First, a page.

Archives for January, 2012

by Kim Krisberg Joy Jay has the sweetest Southern accent you’ll ever hear. It’s the kind of accent that makes her news about the state of mental health services in South Carolina harder to hear than usual. “Mental health has taken some of the biggest (funding) cuts of any agency in the state,” said Jay,…

Slow progress by OSHA to improve worker health and safety regulations

The Labor Department provided an update on January 20, 2012 to its regulatory agenda, including revised target dates for improved workplace safety and health standards. Several of the rules OSHA now expects to publish in 2012 are regulations the agency previously said would be issued one or two years ago. Missed deadlines, however, are nothing…

The healthcare-education connection

During his State of the Union address, President Obama spent more time talking about education than about healthcare, which he mentioned only passing. The two are connected, though, as a response from Dean Dad at Confessions of a Community College Dean reminds us: In reference to yesterday’s post about cost (among other things), a commenter…

White House message: new regulations and election year don’t mix

The Republicans’ mantra about the burden of regulations seems to have cast a spell on the Obama Administration’s attitude about promoting new regulatory initiatives. My observations about this were reinforced this week when I read the Administration’s statement accompanying its Fall 2011 regulatory plan. The message is clear: new regulations and an election year don’t…

by Elizabeth Grossman The morning after President Obama’s State of the Union speech that featured plans for reinvigorating U.S. manufacturing, Marketplace Morning Report asked former Obama Administration economic advisor Jared Bernstein why a company like Apple doesn’t create more jobs in the U.S. “Well,” replied Bernstein, “because the infrastructure for consumer electronics – particularly the…

Scientists urge White House to intervene in stalled worker safety rule

A group of 300 scientists, physicians and public health experts are urging President Obama to direct his Office of Management and Budget (OMB) to complete its review of a proposed Labor Department health standard on the carcinogen crystallline silica. OMB’s Office of Information and Regulatory Affairs (OIRA) has been reviewing the proposed rule for nearly…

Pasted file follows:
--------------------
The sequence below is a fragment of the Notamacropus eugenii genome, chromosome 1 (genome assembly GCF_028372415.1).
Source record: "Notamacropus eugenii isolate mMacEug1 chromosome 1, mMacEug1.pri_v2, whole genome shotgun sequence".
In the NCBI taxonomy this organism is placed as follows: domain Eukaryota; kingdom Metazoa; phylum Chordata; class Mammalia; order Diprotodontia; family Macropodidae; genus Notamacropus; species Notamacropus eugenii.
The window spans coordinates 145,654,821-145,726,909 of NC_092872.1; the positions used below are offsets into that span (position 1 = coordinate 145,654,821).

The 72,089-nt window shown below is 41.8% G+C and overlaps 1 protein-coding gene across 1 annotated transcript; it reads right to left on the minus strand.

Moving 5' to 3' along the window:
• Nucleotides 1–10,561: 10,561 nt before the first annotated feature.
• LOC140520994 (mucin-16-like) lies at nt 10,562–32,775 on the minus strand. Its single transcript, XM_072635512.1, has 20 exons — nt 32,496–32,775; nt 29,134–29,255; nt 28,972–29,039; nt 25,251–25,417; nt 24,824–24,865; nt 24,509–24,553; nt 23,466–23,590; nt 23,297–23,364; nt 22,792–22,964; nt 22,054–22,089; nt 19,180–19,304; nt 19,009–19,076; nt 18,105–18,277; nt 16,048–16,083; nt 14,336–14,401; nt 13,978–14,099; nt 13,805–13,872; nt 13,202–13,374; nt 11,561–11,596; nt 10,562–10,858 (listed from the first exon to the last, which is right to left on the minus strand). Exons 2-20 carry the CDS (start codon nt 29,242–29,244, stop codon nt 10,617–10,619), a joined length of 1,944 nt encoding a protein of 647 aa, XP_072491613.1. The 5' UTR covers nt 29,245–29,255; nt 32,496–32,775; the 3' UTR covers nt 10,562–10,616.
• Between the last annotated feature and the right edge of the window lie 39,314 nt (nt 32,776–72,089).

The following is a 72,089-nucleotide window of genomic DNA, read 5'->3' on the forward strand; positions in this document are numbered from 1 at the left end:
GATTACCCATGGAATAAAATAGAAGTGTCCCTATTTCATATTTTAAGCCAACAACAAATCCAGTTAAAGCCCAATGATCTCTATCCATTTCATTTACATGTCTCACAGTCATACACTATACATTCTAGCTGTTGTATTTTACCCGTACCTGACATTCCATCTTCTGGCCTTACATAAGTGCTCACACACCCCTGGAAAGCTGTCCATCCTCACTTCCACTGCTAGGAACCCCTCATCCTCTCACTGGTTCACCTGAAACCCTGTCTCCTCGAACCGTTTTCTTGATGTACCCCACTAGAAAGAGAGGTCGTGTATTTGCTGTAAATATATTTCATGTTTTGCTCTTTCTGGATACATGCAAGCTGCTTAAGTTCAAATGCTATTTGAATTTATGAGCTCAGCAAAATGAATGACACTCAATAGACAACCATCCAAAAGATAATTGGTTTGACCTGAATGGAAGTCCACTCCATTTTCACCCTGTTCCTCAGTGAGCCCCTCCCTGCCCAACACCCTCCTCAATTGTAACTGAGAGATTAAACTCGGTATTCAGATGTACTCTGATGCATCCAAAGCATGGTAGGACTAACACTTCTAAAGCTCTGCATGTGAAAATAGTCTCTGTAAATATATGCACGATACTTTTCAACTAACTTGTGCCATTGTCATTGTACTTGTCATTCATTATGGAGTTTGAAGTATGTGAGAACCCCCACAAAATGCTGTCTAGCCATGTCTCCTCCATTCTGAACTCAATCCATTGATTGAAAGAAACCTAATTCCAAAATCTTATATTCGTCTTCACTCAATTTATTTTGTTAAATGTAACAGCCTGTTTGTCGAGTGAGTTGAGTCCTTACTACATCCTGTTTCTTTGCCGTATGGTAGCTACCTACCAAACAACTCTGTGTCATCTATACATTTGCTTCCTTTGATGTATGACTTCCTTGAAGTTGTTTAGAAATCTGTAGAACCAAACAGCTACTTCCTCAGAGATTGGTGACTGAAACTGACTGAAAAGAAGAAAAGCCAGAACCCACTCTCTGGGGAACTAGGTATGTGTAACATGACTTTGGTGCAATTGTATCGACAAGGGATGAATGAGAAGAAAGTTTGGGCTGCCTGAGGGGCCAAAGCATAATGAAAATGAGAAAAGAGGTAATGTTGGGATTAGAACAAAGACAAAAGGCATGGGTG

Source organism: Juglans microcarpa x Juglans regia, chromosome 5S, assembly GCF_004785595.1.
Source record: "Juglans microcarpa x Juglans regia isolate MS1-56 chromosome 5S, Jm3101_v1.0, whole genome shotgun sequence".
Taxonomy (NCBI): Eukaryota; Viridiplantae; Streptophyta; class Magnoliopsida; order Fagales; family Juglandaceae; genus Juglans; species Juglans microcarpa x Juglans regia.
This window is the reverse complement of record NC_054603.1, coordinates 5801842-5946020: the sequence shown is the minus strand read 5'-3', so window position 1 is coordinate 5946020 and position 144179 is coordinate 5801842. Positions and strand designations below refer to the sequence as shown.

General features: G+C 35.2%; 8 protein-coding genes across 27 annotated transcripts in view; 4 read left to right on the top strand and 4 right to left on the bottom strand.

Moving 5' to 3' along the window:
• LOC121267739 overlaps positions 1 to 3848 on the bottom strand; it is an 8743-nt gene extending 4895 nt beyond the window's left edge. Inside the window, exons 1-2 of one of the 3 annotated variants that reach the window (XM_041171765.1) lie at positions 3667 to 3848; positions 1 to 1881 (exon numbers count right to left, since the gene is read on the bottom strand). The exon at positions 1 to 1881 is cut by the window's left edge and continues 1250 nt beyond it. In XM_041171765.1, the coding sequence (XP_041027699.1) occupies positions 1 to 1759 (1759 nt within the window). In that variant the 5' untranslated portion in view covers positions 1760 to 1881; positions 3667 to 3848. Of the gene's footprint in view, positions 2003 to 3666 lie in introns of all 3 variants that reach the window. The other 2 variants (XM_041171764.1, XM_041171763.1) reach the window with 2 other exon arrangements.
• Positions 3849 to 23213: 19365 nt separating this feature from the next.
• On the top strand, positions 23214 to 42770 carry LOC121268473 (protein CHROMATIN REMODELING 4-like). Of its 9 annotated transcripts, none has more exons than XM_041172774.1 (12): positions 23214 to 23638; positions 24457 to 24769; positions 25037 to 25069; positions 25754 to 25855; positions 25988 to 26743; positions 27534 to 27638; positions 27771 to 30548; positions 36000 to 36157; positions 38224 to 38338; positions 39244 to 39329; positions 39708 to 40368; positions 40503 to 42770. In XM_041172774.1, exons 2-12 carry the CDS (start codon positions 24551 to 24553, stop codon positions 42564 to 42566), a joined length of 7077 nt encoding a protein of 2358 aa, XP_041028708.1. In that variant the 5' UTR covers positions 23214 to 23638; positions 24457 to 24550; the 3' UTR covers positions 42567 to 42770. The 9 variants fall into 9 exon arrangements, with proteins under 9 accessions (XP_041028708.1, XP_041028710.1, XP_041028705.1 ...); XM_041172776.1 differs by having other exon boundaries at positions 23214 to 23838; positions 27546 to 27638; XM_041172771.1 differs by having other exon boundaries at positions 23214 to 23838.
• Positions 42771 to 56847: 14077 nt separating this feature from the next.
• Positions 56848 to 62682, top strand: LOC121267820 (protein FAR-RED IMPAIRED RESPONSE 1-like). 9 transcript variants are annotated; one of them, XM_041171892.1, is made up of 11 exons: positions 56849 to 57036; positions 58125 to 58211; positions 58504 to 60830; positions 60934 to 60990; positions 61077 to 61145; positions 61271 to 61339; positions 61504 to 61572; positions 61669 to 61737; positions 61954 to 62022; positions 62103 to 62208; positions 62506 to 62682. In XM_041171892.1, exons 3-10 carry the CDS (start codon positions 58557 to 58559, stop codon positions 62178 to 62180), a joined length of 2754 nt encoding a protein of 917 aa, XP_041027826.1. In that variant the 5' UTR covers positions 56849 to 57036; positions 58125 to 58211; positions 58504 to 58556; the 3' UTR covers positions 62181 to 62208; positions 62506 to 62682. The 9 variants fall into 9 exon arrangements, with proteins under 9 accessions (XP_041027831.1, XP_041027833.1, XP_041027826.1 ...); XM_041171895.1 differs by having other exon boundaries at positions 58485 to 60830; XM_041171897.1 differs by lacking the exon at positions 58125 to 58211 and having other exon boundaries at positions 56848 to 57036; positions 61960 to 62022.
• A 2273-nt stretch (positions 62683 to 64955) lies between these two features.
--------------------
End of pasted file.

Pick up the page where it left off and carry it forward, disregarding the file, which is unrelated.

Last week, the Congressional Budget Office released some disappointing news: several demonstration projects aiming to contain growth in healthcare spending are not showing cost savings. Specifically, the Centers for Medicare and Medicaid Services have been focusing on programs involving either disease management and care coordination or value-based payment systems for the fee-for-service Medicare population. A…

Report reveals fatal lapses in UCLA lab safety leading to death of 23 year-old lab tech

A previously confidential report prepared by the California Bureau of Investigations (BOI) reveals a reckless disregard for worker safety by a UCLA chemistry professor (and the university itself) which led to the 2009 death of research assistant Sheri Sangji, 23. Sangji was a new employee in a UCLA chemistry lab. She was hired primarily to…

Cost of work-related injury and disease higher than cost for heart disease, cancer

Money talks, as the saying goes, and a recently published paper on the annual cost of work-related injuries and illnesses should get policymakers to listen up. The number is staggering: $250 Billion, and it’s a figure on par with health conditions like cancer, coronary heart disease, and diabetes that attract much more attention and research…

by Kim Krisberg It only takes a few minutes of talking with Scott Becker to realize just how passionate he is about public health. In fact, his enthusiasm is contagious. Maybe that’s why he isn’t mincing his words. “What keeps me up at night is how we are going to maintain the core and critical…